Environmental groups in Canada have launched an appeal to overturn a recent court decision in a move to rein in oil and gas exploration activity offshore Newfoundland & Labrador.
Three non-governmental organisations lost a case in the Federal Court in Nova Scotia last month after the presiding judge upheld the government’s Regional Assessment (RA) process which is designed — in this particular instance — to streamline the approval of offshore exploration drilling activities.
On 13 December, Justice Richard Bell dismissed a lawsuit filed by the Sierra Club Canada Foundation, World Wildlife Fund Canada and the Ecology Action Centre that challenged the ability of an RA to protect marine ecosystems.
The court in Halifax determined that the Newfoundland & Labrador RA was “satisfactory” and upheld a regulation exempting future exploration drilling activities in the region from further scrutiny under the Impact Assessment Act (IAA) of 2019.
Justice Bell found the RA final report “meets the hallmarks of transparency, justification and intelligibility… and is justified in light of the relevant factual and legal constraints…”.
Lawyers from Ecojustice — representing the three non-profits — filed the appeal last week with the Federal Court of Appeal.
The groups claim that increased exploration activity off Newfoundland and Labrador threatens important marine ecosystems, while also damaging Canada’s ability to reach net-zero emissions by 2050.
The RA being challenged was the first to be conducted under Canada’s IAA and covers a huge 735,000-square kilometre marine area of the Atlantic province.
According to the appeal, the groups believe the “flawed” RA — which was published in February 2020 — did not properly consider the cumulative effects of all exploratory drilling projects in the region and “sets a poor and dangerous precedent” for regional assessments, which could otherwise be a promising protective mechanism under the IAA.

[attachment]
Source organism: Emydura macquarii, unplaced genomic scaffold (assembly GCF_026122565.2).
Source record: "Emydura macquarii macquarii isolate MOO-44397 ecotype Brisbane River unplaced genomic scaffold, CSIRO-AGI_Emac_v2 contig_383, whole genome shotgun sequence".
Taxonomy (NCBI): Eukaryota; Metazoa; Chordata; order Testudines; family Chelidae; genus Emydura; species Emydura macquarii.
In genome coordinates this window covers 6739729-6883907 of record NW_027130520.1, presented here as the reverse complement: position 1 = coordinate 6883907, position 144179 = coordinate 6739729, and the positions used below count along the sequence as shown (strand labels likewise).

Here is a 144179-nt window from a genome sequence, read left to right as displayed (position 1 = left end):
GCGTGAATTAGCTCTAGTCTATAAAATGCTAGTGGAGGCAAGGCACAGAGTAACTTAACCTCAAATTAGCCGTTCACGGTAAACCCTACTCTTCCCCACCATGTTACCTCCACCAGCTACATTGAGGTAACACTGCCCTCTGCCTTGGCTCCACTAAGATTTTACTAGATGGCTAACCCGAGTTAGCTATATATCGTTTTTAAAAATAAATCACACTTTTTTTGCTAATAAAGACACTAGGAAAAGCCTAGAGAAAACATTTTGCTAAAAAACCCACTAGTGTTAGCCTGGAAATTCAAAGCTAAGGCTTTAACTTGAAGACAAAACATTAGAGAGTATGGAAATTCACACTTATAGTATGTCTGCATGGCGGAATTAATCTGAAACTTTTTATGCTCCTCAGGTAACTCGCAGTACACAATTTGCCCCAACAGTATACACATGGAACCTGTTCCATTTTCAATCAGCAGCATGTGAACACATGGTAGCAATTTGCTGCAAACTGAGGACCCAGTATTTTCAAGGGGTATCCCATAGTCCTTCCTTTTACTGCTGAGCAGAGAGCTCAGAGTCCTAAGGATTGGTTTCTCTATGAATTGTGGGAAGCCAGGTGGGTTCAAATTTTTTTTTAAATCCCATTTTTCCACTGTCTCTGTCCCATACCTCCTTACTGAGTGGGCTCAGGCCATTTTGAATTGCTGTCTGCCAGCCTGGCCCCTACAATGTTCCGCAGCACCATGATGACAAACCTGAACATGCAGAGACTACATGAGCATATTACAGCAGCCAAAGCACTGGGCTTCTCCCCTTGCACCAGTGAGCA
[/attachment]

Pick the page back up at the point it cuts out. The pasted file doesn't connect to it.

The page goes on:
Ian Miron, an EcoJustice lawyer, said the Impact Assessment Act is intended to make government decision-making more transparent and improve the assessment process.
However, he argued that this assessment process has failed to adequately scrutinise the cumulative effects of exploratory oil and gas drilling, leaving marine ecosystems off the eastern coast of Newfoundland & Labrador, and the communities that depend on them, “vulnerable” to unchecked fossil fuel development.
“As the climate emergency continues to escalate, Canada must recognise the harmful social and economic impacts of fossil fuels. An open-door policy to exploratory drilling is inconsistent with the urgent action needed for Canada to meet its critical climate targets.”
Sigrid Kuehnemund, head of wildlife and industry at WWF-Canada said: “The outcome of this case has massive negative implications for marine biodiversity and environmental legislation in Canada.
“WWF-Canada believes the judge failed to properly assess the many risks of exploratory drilling to Newfoundland & Labrador offshore habitats and the species that use them. Safeguarding marine ecosystems from the impacts of drilling and ensuring Canada’s environmental legislation remains strong is too important to let this decision stand.”
Jordy Thomson, senior marine coordinator for ecosystems at the Ecology Action Centre said: “To address the climate and biodiversity crises, Canada needs impact assessment laws that provide the highest standard of environmental protection.
“The court’s decision to let the deeply flawed regional assessment for exploratory drilling stand, instead props open the door for further degradation of our marine environment and global climate. We are appealing this decision to strengthen the Impact Assessment Act and help safeguard sensitive Atlantic marine life.”
According to Gretchen Fitzgerald, national programmes director at the Sierra Club Canada Foundation: “We know that no new oil drilling can be allowed if we are to create a safe climate. We know that fragile marine ecosystems and imperilled species, like the critically endangered right whale, require protection from things like seismic blasting and oil spills.
“People who participate in assessments deserve to have their concerns assessed and know they are not merely rubber-stamp exercises for approving more damage to the environment.”
She said: “We have no choice but to appeal the decision to uphold it, and to challenge further deregulation of offshore oil and gas it was designed to create a ‘fig leaf’ of legitimacy for.”
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